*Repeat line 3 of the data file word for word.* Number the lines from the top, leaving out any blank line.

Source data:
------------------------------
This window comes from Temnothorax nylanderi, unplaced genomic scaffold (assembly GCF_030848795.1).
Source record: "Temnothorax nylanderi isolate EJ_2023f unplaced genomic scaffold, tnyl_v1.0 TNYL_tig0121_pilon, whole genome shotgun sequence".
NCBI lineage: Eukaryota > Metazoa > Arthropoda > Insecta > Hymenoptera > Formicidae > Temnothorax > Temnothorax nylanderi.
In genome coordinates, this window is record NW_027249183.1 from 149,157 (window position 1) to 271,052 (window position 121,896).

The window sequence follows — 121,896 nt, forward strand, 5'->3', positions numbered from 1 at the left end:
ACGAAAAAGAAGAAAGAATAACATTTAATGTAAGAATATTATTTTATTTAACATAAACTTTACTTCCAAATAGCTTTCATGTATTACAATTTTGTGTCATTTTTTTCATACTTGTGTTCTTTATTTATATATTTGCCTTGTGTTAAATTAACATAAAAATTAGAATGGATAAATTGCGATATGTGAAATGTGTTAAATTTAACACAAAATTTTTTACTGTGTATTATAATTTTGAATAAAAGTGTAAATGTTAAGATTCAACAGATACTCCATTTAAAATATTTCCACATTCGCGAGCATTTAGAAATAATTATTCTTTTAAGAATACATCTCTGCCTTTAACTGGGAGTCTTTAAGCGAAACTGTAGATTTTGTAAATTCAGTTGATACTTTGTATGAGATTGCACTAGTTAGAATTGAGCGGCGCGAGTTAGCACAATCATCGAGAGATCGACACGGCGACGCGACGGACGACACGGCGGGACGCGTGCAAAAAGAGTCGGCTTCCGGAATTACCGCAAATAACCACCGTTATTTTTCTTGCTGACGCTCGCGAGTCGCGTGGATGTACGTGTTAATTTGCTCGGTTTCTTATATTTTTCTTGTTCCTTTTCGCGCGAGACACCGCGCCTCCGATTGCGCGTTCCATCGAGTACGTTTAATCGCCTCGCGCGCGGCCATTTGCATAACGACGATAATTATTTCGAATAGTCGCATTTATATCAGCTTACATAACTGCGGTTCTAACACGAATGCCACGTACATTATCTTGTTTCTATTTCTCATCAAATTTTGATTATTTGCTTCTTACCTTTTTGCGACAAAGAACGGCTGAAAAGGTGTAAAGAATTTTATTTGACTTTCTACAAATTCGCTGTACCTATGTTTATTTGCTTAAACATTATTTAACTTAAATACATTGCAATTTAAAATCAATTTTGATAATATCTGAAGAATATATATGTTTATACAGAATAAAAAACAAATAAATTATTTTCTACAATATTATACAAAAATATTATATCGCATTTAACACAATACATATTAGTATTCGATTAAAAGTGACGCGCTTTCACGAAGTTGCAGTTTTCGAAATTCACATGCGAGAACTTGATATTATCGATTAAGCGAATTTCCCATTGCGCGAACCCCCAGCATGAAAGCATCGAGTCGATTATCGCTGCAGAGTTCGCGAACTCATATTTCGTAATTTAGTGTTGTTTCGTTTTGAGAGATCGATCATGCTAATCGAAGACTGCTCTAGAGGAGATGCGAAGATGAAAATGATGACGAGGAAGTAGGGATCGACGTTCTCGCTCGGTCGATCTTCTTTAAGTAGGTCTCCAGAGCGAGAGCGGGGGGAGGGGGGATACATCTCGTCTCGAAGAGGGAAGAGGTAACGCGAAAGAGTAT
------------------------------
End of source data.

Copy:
NCBI lineage: Eukaryota > Metazoa > Arthropoda > Insecta > Hymenoptera > Formicidae > Temnothorax > Temnothorax nylanderi.